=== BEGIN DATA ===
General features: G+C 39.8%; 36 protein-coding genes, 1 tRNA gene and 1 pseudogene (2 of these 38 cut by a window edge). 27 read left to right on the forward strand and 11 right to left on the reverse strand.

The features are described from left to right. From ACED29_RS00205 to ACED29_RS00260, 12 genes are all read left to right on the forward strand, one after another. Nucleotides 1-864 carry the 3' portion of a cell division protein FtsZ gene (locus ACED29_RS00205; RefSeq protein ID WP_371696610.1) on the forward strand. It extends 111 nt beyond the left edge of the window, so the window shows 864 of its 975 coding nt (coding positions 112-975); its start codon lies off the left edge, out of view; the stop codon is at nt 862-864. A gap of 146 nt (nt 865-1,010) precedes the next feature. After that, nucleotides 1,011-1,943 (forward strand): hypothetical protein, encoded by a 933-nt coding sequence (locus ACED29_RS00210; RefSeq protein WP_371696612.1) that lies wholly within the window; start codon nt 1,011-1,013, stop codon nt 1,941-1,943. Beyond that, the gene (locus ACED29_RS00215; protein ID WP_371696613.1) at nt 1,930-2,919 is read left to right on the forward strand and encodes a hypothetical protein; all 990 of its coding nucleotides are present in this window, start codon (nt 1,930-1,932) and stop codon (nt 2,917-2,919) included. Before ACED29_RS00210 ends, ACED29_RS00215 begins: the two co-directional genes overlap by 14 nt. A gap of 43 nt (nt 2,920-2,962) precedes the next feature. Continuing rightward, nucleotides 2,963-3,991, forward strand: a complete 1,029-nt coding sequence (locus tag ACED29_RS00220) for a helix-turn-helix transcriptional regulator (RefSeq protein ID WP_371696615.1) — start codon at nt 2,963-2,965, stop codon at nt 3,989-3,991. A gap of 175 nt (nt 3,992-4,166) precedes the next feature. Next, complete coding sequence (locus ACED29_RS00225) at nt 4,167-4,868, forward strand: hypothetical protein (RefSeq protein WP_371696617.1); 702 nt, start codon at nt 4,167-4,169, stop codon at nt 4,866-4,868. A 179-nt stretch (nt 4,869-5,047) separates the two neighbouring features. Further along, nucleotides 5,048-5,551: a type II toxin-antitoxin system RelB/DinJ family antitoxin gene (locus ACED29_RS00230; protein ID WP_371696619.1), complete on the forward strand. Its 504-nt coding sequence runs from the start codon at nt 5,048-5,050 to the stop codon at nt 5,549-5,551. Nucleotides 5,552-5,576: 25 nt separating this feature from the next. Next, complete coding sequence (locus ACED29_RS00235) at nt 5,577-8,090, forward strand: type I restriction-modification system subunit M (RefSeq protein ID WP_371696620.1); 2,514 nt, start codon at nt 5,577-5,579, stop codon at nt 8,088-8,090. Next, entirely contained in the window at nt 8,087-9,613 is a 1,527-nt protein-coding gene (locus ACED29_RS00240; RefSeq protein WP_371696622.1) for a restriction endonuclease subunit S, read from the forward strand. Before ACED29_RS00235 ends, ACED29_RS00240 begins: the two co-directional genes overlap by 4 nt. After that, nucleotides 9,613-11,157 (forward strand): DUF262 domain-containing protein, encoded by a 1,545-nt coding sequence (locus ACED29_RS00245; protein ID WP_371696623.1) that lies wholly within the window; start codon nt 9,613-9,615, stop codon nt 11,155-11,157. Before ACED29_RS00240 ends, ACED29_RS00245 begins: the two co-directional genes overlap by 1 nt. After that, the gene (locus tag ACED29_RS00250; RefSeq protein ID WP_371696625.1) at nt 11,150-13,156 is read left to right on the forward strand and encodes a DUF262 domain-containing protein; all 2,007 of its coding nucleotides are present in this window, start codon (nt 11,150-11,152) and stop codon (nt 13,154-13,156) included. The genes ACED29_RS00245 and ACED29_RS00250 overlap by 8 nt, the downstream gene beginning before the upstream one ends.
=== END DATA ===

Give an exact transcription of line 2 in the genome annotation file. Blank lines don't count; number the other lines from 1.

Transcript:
The features are described from left to right. From ACED29_RS00205 to ACED29_RS00260, 12 genes are all read left to right on the forward strand, one after another. Nucleotides 1-864 carry the 3' portion of a cell division protein FtsZ gene (locus ACED29_RS00205; RefSeq protein ID WP_371696610.1) on the forward strand. It extends 111 nt beyond the left edge of the window, so the window shows 864 of its 975 coding nt (coding positions 112-975); its start codon lies off the left edge, out of view; the stop codon is at nt 862-864. A gap of 146 nt (nt 865-1,010) precedes the next feature. After that, nucleotides 1,011-1,943 (forward strand): hypothetical protein, encoded by a 933-nt coding sequence (locus ACED29_RS00210; RefSeq protein WP_371696612.1) that lies wholly within the window; start codon nt 1,011-1,013, stop codon nt 1,941-1,943. Beyond that, the gene (locus ACED29_RS00215; protein ID WP_371696613.1) at nt 1,930-2,919 is read left to right on the forward strand and encodes a hypothetical protein; all 990 of its coding nucleotides are present in this window, start codon (nt 1,930-1,932) and stop codon (nt 2,917-2,919) included. Before ACED29_RS00210 ends, ACED29_RS00215 begins: the two co-directional genes overlap by 14 nt. A gap of 43 nt (nt 2,920-2,962) precedes the next feature. Continuing rightward, nucleotides 2,963-3,991, forward strand: a complete 1,029-nt coding sequence (locus tag ACED29_RS00220) for a helix-turn-helix transcriptional regulator (RefSeq protein ID WP_371696615.1) — start codon at nt 2,963-2,965, stop codon at nt 3,989-3,991. A gap of 175 nt (nt 3,992-4,166) precedes the next feature. Next, complete coding sequence (locus ACED29_RS00225) at nt 4,167-4,868, forward strand: hypothetical protein (RefSeq protein WP_371696617.1); 702 nt, start codon at nt 4,167-4,169, stop codon at nt 4,866-4,868. A 179-nt stretch (nt 4,869-5,047) separates the two neighbouring features. Further along, nucleotides 5,048-5,551: a type II toxin-antitoxin system RelB/DinJ family antitoxin gene (locus ACED29_RS00230; protein ID WP_371696619.1), complete on the forward strand. Its 504-nt coding sequence runs from the start codon at nt 5,048-5,050 to the stop codon at nt 5,549-5,551. Nucleotides 5,552-5,576: 25 nt separating this feature from the next. Next, complete coding sequence (locus ACED29_RS00235) at nt 5,577-8,090, forward strand: type I restriction-modification system subunit M (RefSeq protein ID WP_371696620.1); 2,514 nt, start codon at nt 5,577-5,579, stop codon at nt 8,088-8,090. Next, entirely contained in the window at nt 8,087-9,613 is a 1,527-nt protein-coding gene (locus ACED29_RS00240; RefSeq protein WP_371696622.1) for a restriction endonuclease subunit S, read from the forward strand. Before ACED29_RS00235 ends, ACED29_RS00240 begins: the two co-directional genes overlap by 4 nt. After that, nucleotides 9,613-11,157 (forward strand): DUF262 domain-containing protein, encoded by a 1,545-nt coding sequence (locus ACED29_RS00245; protein ID WP_371696623.1) that lies wholly within the window; start codon nt 9,613-9,615, stop codon nt 11,155-11,157. Before ACED29_RS00240 ends, ACED29_RS00245 begins: the two co-directional genes overlap by 1 nt. After that, the gene (locus tag ACED29_RS00250; RefSeq protein ID WP_371696625.1) at nt 11,150-13,156 is read left to right on the forward strand and encodes a DUF262 domain-containing protein; all 2,007 of its coding nucleotides are present in this window, start codon (nt 11,150-11,152) and stop codon (nt 13,154-13,156) included. The genes ACED29_RS00245 and ACED29_RS00250 overlap by 8 nt, the downstream gene beginning before the upstream one ends.